An Endocrinologist Explains Sexual Dysfunction

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Categories: News| Testosterone

 

SEXUAL DYSFUNCTION

Eleanor is a 48 year old woman who enjoyed a healthy sexual relationship with her husband.  However, since her total hysterectomy five years ago, she has noted a sharp decline in her sex drive. It has also become uncomfortable to have sex and it’s causing problems in her marriage. Her husband is very loving and tries to be understanding but she worries that he will lose patience with her. She wonders if she is just too old to still enjoy sex as she once did.

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The 4 Factors That Will Help You Achieve Your Health Goals!

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Categories: Heart Health| Immune System| Menopause| News| Research

Dr. MArina JOhnson talks about the top 4 factors that contribute to health

A woman’s decision to take HRT is greatly affected by whether she is having bothersome symptoms. Understandably, if a woman is experiencing minimal symptoms, she may be less inclined to take estrogen. Women with a family history of cancer, heart disease, Alzheimer’s disease, or osteoporosis should carefully weigh each of these factors with her physician.

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Greta’s Dilemma: HRT & Diabetes

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Categories: Breast Cancer & HRT| Depression| Heart Health| Hormone Replacement| News| Research

Despite the negative news about hormone replacement therapy (HRT) in recent months, new research suggests that HRT may provide a significant benefit in helping some women reduce their risk of diabetes. But even the study researchers say it's still too early to make any recommendations about using HRT as a tool to prevent type 2 diabetes.

According to the American Diabetes Association, diabetes was the sixth leading cause of death in 2007. Ninety-five percent of diabetes is type-2 that develops in older people or at any age in overweight people. Diabetes dramatically increases the risk for heart disease and stroke.

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Premature Menopause: When The Change Comes Early

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Categories: Breast Cancer & HRT| Heart Health| Hormone Replacement| Hot Flashes| Hysterectomy| Menopause| News| Research

Studies show about eight of every 100 women of childbearing age – about 3.9 million women – go through natural menopause before the age of 40. Sometimes early menopause has a genetic basis and a 2006 study has attributed it to certain genes. In these families premature graying of the hair, sometimes as early as the 20s, is often seen. About 3.2 percent of women with premature ovarian failure also have Addison’s disease, an autoimmune disease of the adrenal glands. Addison’s disease is easily treated but it can be dangerous for women who don’t know they have it. If a genetic basis is suspected these women are well advised to consider having their families at an earlier age. If your periods stop and you suspect premature menopause, see an endocrinologist to confirm that it is truly menopause and not a temporary cessation from some other abnormality.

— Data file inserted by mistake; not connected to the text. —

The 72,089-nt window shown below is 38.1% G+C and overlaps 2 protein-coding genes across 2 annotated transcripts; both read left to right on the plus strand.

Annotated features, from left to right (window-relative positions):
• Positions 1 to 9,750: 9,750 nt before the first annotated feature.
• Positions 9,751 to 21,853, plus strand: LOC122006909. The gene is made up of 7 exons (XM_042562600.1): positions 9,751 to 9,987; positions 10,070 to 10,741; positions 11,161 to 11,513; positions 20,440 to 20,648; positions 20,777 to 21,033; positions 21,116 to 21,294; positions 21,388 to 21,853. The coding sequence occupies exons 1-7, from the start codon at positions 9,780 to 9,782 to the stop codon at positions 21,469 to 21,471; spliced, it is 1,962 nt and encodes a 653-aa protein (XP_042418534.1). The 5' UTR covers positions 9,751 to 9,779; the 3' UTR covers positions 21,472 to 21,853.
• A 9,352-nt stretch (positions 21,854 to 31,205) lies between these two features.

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Mary’s Story: A Myriad of Medications

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Categories: Acid Reflux Disease| Alzheimer's Disease| Breast Cancer & HRT| Depression| Hormone Replacement| Hot Flashes| Insomnia| Menopause| News| Research

Dr Johnson Patient

Women in their forties or fifties are often in the “sandwich” generation with responsibilities for children and husbands while caring for aging parents. It’s further compounded if they work outside the home. They may have been previously adept at this type of multitasking but now find themselves “overwhelmed.” These are obvious symptoms that get your attention and affect your productivity and well-being.

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Can Estrogen Help Prevent This Silent Killer?

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Categories: Acid Reflux Disease| Breast Cancer & HRT| Hormone Replacement| Hot Flashes| Hysterectomy| Menopause| News| Research

Alzheimer's disease the silent killer, Alzheimer's disease signs and symptoms, Alzheimer's disease and estrogen deficiency,Alzheimer's is the most common form of dementia, a general term for memory loss and other intellectual abilities serious enough to interfere with daily life. Alzheimer's disease accounts for 50 to 80 percent of dementia cases. Alzheimer's is a progressive disease, where dementia symptoms gradually worsen over a number of years. In its early stages, memory loss is mild, but with late-stage Alzheimer's, individuals lose the ability to carry on a conversation and respond to their environment. Alzheimer's is the sixth leading cause of death in the United States. Those with Alzheimer's live an average of eight years after their symptoms become noticeable to others, but survival can range from four to 20 years, depending on age and other health conditions.

A symptom of estrogen deficiency that many women fear is the decline in memory and mental concentration. Our mothers and grandmothers often accepted this as a necessary consequence of aging. Postmenopausal women often describe it as “brain fog” and “fuzzy thinking.” They especially notice problems with word retrieval and remembering names and phone numbers they could easily recall before menopause.

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